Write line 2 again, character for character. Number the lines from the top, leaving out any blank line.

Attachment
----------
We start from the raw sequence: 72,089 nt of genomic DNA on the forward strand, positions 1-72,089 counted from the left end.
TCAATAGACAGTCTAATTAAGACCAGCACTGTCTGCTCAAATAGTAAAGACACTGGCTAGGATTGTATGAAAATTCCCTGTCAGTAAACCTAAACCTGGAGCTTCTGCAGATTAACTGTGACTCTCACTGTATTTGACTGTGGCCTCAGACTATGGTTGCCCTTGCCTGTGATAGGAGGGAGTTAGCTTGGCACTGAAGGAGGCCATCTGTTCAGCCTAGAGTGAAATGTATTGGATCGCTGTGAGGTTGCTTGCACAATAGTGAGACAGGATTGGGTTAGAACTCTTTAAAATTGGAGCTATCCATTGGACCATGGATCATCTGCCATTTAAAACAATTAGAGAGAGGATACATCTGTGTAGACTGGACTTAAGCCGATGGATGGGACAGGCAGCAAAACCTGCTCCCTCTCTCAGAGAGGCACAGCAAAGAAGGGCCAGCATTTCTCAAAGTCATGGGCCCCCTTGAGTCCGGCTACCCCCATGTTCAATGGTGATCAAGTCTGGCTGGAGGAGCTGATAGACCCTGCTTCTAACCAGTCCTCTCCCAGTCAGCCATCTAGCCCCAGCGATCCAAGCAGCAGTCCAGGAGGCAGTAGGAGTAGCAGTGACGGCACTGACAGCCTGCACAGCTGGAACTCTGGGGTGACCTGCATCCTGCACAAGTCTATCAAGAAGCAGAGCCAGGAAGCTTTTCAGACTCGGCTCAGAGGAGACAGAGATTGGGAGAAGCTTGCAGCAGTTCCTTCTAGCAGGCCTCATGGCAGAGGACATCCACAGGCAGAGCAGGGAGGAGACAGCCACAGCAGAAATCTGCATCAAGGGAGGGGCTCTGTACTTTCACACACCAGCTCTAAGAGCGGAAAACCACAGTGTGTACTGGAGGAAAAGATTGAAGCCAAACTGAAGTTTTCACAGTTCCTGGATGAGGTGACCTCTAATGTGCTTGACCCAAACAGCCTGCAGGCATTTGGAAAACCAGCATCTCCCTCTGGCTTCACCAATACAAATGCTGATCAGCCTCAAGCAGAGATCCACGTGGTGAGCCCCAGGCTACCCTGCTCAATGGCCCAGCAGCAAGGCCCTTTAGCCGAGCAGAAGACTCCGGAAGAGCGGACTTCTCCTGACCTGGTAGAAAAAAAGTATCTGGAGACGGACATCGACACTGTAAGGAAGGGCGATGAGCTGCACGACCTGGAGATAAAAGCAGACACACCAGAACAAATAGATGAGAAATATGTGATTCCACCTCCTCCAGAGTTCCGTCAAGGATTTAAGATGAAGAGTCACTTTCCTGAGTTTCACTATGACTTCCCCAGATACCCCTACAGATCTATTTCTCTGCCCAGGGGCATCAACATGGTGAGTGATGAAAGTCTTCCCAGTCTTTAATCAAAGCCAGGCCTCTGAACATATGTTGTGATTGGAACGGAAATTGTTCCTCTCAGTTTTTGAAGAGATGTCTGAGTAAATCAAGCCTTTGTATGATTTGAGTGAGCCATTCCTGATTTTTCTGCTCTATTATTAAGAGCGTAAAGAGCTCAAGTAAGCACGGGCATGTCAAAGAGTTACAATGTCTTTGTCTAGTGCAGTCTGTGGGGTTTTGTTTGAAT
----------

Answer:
TCAATAGACAGTCTAATTAAGACCAGCACTGTCTGCTCAAATAGTAAAGACACTGGCTAGGATTGTATGAAAATTCCCTGTCAGTAAACCTAAACCTGGAGCTTCTGCAGATTAACTGTGACTCTCACTGTATTTGACTGTGGCCTCAGACTATGGTTGCCCTTGCCTGTGATAGGAGGGAGTTAGCTTGGCACTGAAGGAGGCCATCTGTTCAGCCTAGAGTGAAATGTATTGGATCGCTGTGAGGTTGCTTGCACAATAGTGAGACAGGATTGGGTTAGAACTCTTTAAAATTGGAGCTATCCATTGGACCATGGATCATCTGCCATTTAAAACAATTAGAGAGAGGATACATCTGTGTAGACTGGACTTAAGCCGATGGATGGGACAGGCAGCAAAACCTGCTCCCTCTCTCAGAGAGGCACAGCAAAGAAGGGCCAGCATTTCTCAAAGTCATGGGCCCCCTTGAGTCCGGCTACCCCCATGTTCAATGGTGATCAAGTCTGGCTGGAGGAGCTGATAGACCCTGCTTCTAACCAGTCCTCTCCCAGTCAGCCATCTAGCCCCAGCGATCCAAGCAGCAGTCCAGGAGGCAGTAGGAGTAGCAGTGACGGCACTGACAGCCTGCACAGCTGGAACTCTGGGGTGACCTGCATCCTGCACAAGTCTATCAAGAAGCAGAGCCAGGAAGCTTTTCAGACTCGGCTCAGAGGAGACAGAGATTGGGAGAAGCTTGCAGCAGTTCCTTCTAGCAGGCCTCATGGCAGAGGACATCCACAGGCAGAGCAGGGAGGAGACAGCCACAGCAGAAATCTGCATCAAGGGAGGGGCTCTGTACTTTCACACACCAGCTCTAAGAGCGGAAAACCACAGTGTGTACTGGAGGAAAAGATTGAAGCCAAACTGAAGTTTTCACAGTTCCTGGATGAGGTGACCTCTAATGTGCTTGACCCAAACAGCCTGCAGGCATTTGGAAAACCAGCATCTCCCTCTGGCTTCACCAATACAAATGCTGATCAGCCTCAAGCAGAGATCCACGTGGTGAGCCCCAGGCTACCCTGCTCAATGGCCCAGCAGCAAGGCCCTTTAGCCGAGCAGAAGACTCCGGAAGAGCGGACTTCTCCTGACCTGGTAGAAAAAAAGTATCTGGAGACGGACATCGACACTGTAAGGAAGGGCGATGAGCTGCACGACCTGGAGATAAAAGCAGACACACCAGAACAAATAGATGAGAAATATGTGATTCCACCTCCTCCAGAGTTCCGTCAAGGATTTAAGATGAAGAGTCACTTTCCTGAGTTTCACTATGACTTCCCCAGATACCCCTACAGATCTATTTCTCTGCCCAGGGGCATCAACATGGTGAGTGATGAAAGTCTTCCCAGTCTTTAATCAAAGCCAGGCCTCTGAACATATGTTGTGATTGGAACGGAAATTGTTCCTCTCAGTTTTTGAAGAGATGTCTGAGTAAATCAAGCCTTTGTATGATTTGAGTGAGCCATTCCTGATTTTTCTGCTCTATTATTAAGAGCGTAAAGAGCTCAAGTAAGCACGGGCATGTCAAAGAGTTACAATGTCTTTGTCTAGTGCAGTCTGTGGGGTTTTGTTTGAAT